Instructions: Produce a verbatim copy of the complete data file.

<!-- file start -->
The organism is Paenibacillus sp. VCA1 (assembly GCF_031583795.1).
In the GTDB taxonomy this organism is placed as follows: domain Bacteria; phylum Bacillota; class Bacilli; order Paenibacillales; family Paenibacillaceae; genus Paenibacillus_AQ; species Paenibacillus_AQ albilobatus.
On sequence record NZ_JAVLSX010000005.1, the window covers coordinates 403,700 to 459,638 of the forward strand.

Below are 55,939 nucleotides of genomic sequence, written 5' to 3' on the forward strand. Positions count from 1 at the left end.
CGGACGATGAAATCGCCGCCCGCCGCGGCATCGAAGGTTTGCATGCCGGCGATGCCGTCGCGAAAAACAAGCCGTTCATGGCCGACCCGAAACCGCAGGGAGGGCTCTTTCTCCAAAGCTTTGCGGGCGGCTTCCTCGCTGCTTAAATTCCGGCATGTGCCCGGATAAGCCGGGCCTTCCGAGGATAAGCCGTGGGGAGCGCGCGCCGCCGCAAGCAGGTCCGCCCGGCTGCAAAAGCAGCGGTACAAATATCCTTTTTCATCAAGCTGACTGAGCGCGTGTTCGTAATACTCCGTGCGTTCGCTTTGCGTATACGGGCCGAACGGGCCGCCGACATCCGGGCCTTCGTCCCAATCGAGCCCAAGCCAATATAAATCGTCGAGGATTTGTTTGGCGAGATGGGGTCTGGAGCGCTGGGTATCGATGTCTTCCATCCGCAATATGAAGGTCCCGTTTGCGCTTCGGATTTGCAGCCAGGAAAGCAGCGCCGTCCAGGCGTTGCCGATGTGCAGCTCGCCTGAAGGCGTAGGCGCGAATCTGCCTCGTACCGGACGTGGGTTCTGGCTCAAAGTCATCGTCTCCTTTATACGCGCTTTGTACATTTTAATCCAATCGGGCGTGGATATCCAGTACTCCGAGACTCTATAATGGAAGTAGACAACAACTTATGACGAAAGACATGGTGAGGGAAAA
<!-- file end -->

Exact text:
The organism is Paenibacillus sp. VCA1 (assembly GCF_031583795.1).
In the GTDB taxonomy this organism is placed as follows: domain Bacteria; phylum Bacillota; class Bacilli; order Paenibacillales; family Paenibacillaceae; genus Paenibacillus_AQ; species Paenibacillus_AQ albilobatus.
On sequence record NZ_JAVLSX010000005.1, the window covers coordinates 403,700 to 459,638 of the forward strand.

Below are 55,939 nucleotides of genomic sequence, written 5' to 3' on the forward strand. Positions count from 1 at the left end.
CGGACGATGAAATCGCCGCCCGCCGCGGCATCGAAGGTTTGCATGCCGGCGATGCCGTCGCGAAAAACAAGCCGTTCATGGCCGACCCGAAACCGCAGGGAGGGCTCTTTCTCCAAAGCTTTGCGGGCGGCTTCCTCGCTGCTTAAATTCCGGCATGTGCCCGGATAAGCCGGGCCTTCCGAGGATAAGCCGTGGGGAGCGCGCGCCGCCGCAAGCAGGTCCGCCCGGCTGCAAAAGCAGCGGTACAAATATCCTTTTTCATCAAGCTGACTGAGCGCGTGTTCGTAATACTCCGTGCGTTCGCTTTGCGTATACGGGCCGAACGGGCCGCCGACATCCGGGCCTTCGTCCCAATCGAGCCCAAGCCAATATAAATCGTCGAGGATTTGTTTGGCGAGATGGGGTCTGGAGCGCTGGGTATCGATGTCTTCCATCCGCAATATGAAGGTCCCGTTTGCGCTTCGGATTTGCAGCCAGGAAAGCAGCGCCGTCCAGGCGTTGCCGATGTGCAGCTCGCCTGAAGGCGTAGGCGCGAATCTGCCTCGTACCGGACGTGGGTTCTGGCTCAAAGTCATCGTCTCCTTTATACGCGCTTTGTACATTTTAATCCAATCGGGCGTGGATATCCAGTACTCCGAGACTCTATAATGGAAGTAGACAACAACTTATGACGAAAGACATGGTGAGGGAAAA